Great Turnout for Cyber Security Seminar in the Swedish Parliament

On Thursday, the Moderate Party MP Oliver Rosengren, in collaboration with Consid, hosted a seminar on cybersecurity in the Parliament. The event attracted around 70 invited guests, who listened to speakers Ole Dubnov and Yegor Aushev from Cyber Unit Technologies.

Multiple people are sitting at lunch at the Riksdag.
Seminariet hölls i Scandiasalen.

The Ukrainian company Cyber Unit Technologies has, since Russia’s full-scale attack on Ukraine, built up a cyber army strong enough to counter Russian assaults. The company’s two principals were keynote speakers at the parliamentary seminar and emphasized the importance of education in resisting attacks.

– Knowledge is key, both in what to do and why it happens. Cyber hygiene, plain and simple. A computer doesn’t just stop functioning without reason, and if it does, action must be taken. For hackers, it’s about identifying the weakest link in a network and gaining entry that way, said Ole Dubnov, explaining that it’s not always someone within the organization who becomes the entry point:

– It could be a son or daughter, a mother-in-law – anyone who, in one way or another, can provide access to the organization’s network. The human factor is very often the cause of intrusions, and through education, we can minimize the window for attacks.

When Kyiv Star, Ukraine’s largest telecom company, was attacked in the autumn of 2023, it was precisely the human factor that opened the door to the attack.

– Internet was shut down for millions of people, and it didn’t stop there. Because they are so significant, there were also disruptions in things like air raid alarms. It shows how sensitive this type of infrastructure actually is.

The issue of cybersecurity became even more pertinent in early 2024 when Tietoevry was subjected to a widespread cyberattack. Most indications point to the Russian-affiliated hacker group Akira being behind the attack.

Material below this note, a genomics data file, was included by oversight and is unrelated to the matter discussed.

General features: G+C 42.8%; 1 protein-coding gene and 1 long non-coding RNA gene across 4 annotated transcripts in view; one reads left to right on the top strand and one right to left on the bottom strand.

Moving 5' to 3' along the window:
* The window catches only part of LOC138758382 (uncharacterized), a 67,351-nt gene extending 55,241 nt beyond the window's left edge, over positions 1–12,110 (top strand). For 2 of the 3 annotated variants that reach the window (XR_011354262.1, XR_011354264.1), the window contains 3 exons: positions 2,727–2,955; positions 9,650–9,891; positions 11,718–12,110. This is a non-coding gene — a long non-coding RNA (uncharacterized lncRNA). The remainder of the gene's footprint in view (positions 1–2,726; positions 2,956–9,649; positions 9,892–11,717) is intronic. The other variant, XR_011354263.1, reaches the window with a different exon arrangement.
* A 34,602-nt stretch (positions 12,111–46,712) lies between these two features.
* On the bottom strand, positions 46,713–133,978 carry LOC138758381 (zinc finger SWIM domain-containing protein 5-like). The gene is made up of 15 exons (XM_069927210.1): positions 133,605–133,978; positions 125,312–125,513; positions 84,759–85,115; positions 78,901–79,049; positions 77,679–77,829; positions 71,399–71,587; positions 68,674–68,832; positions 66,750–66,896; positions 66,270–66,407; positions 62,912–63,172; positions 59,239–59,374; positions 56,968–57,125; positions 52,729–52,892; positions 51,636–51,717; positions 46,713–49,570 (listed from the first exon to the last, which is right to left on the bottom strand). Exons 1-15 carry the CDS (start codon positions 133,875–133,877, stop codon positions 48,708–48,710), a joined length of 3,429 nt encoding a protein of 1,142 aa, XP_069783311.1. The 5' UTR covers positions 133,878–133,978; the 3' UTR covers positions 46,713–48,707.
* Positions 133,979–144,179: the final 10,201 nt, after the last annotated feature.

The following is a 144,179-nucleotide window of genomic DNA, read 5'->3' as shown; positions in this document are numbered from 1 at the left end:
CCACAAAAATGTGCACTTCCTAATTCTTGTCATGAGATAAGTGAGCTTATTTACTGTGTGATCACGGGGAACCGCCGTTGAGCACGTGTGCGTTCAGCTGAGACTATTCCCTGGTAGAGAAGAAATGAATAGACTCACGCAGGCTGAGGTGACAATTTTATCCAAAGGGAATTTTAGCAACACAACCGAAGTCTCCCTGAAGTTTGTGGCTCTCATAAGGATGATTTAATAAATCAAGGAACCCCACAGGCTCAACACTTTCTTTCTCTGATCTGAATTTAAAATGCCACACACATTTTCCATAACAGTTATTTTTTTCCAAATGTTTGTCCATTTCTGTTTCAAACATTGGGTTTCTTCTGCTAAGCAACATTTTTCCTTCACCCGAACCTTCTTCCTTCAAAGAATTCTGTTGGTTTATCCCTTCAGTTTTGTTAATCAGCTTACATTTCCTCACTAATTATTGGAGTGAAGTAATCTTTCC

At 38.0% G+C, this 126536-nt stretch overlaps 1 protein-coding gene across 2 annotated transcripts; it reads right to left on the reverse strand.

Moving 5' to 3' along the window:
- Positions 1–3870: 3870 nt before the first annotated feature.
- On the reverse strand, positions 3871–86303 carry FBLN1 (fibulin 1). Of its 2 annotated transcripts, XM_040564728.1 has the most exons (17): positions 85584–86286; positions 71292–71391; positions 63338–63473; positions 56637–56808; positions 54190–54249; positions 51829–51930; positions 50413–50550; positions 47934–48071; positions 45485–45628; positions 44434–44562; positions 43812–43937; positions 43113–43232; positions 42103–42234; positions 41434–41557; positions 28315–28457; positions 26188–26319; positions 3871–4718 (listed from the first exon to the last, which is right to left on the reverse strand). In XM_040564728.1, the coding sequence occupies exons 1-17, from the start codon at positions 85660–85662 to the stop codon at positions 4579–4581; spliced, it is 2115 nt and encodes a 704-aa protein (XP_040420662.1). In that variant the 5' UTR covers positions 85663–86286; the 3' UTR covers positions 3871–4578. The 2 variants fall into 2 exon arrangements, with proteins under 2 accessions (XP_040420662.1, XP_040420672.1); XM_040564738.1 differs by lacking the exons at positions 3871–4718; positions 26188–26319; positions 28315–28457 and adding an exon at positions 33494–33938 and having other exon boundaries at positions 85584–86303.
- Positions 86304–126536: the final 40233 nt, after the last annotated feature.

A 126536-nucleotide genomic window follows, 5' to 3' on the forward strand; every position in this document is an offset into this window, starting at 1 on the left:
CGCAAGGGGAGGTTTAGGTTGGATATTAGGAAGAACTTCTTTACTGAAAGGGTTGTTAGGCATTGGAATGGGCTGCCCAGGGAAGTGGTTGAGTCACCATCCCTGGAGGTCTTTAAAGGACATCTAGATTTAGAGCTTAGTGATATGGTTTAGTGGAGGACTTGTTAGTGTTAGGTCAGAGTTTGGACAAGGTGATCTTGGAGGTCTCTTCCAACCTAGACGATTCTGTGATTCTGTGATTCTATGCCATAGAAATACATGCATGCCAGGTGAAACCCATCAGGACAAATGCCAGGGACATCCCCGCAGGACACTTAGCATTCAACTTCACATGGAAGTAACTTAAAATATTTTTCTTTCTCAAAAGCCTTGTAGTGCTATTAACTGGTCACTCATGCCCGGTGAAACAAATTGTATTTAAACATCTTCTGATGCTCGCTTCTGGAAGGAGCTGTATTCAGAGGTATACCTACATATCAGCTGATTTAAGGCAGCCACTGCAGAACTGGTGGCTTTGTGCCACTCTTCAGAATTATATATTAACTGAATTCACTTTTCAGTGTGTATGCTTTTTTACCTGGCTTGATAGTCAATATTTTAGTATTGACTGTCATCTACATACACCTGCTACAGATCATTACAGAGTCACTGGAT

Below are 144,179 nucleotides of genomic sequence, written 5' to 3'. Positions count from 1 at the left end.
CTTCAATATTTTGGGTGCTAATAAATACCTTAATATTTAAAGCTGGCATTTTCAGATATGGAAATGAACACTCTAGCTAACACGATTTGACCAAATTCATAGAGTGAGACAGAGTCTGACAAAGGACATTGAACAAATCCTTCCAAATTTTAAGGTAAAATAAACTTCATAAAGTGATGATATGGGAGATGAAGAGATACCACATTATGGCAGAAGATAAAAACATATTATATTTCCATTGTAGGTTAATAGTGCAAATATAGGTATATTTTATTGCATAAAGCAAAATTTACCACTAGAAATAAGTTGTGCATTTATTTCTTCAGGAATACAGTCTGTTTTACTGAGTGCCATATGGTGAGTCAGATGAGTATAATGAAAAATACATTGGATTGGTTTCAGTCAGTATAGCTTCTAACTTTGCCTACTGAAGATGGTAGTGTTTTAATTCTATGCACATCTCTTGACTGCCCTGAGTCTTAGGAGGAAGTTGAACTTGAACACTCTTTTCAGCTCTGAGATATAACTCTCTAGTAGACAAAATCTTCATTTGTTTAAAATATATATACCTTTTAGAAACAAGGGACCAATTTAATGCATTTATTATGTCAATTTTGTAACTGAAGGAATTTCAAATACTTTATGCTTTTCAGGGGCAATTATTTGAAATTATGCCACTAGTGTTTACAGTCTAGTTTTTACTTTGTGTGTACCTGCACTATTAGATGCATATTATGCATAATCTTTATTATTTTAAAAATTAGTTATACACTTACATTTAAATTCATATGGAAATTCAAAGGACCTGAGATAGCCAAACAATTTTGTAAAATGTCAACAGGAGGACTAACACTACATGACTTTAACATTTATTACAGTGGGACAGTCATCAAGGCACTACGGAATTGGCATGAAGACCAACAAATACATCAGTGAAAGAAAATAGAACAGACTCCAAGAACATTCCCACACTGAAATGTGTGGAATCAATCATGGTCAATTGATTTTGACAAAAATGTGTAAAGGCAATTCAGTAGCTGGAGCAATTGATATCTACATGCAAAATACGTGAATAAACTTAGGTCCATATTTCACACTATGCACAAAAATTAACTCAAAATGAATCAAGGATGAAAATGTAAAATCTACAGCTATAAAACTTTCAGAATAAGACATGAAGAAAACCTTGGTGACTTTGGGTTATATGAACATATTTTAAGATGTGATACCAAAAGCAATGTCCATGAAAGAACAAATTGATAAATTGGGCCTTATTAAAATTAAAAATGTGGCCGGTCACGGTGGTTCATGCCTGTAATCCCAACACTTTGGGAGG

– It’s easy to see Akira as a single group that can be easily neutralized, but that’s not the case. It involves several subgroups gathered under one umbrella. That’s what makes groups like them so dangerous – you can’t take out one cell and think the threat is over. How do you protect yourself? That’s a difficult question. It requires very high technical competence to withstand organizations like Akira, said Yegor Aushev.

In the everyday operations of Cyber Unit, Russia poses the biggest threat in the cyber arena. This involves not only groups like Akira with more or less direct ties to the country but also companies. This was also emphasized by the Swedish expert Patrik “Paf” Fältström, who highlighted that education and practice are key factors in spreading knowledge on how to stop cyberattacks.

From the political sphere, Gustaf Göthberg of the Moderate Party, and Markus Selin of the Social Democrats, were on the panel. The former opened the discussion by addressing both areas of development and some of the government’s investments.

– A lot of good work is being done in these areas at a national level, but regionally, I see significant shortcomings, especially in areas like Gothenburg. It’s directors-general, municipal leaders, and regional managers who leave their computers completely open at their desks while they go to the bistro. That opens up opportunities for attacks in a frightening way, said Göthberg, highlighting the government’s investments in cybersecurity, such as the 25-million-kronor investment in a cyber center at KTH, as well as the need for international cooperation in the EU, UN, and NATO.

Markus Selin agreed that a lot of good work is being done; however, he questioned the current government’s actions.

– In opposition, it’s very easy to call for changes in cybersecurity strategies, but in government, it has taken a very long time to accomplish anything. The new strategy is supposed to be in place this autumn – halfway through the term. I also become concerned when it seems there’s no clear direction on which minister is responsible for the issue.

Consid’s CEO, Peter Hellgren, also participated in the seminar and was very satisfied afterward.

– It’s incredibly rewarding that we could organize this seminar. There were around 70 people present from various sectors of the business community and the public sector, which shows how important and relevant the issue is.

The entire seminar can be listened to retrospectively here.

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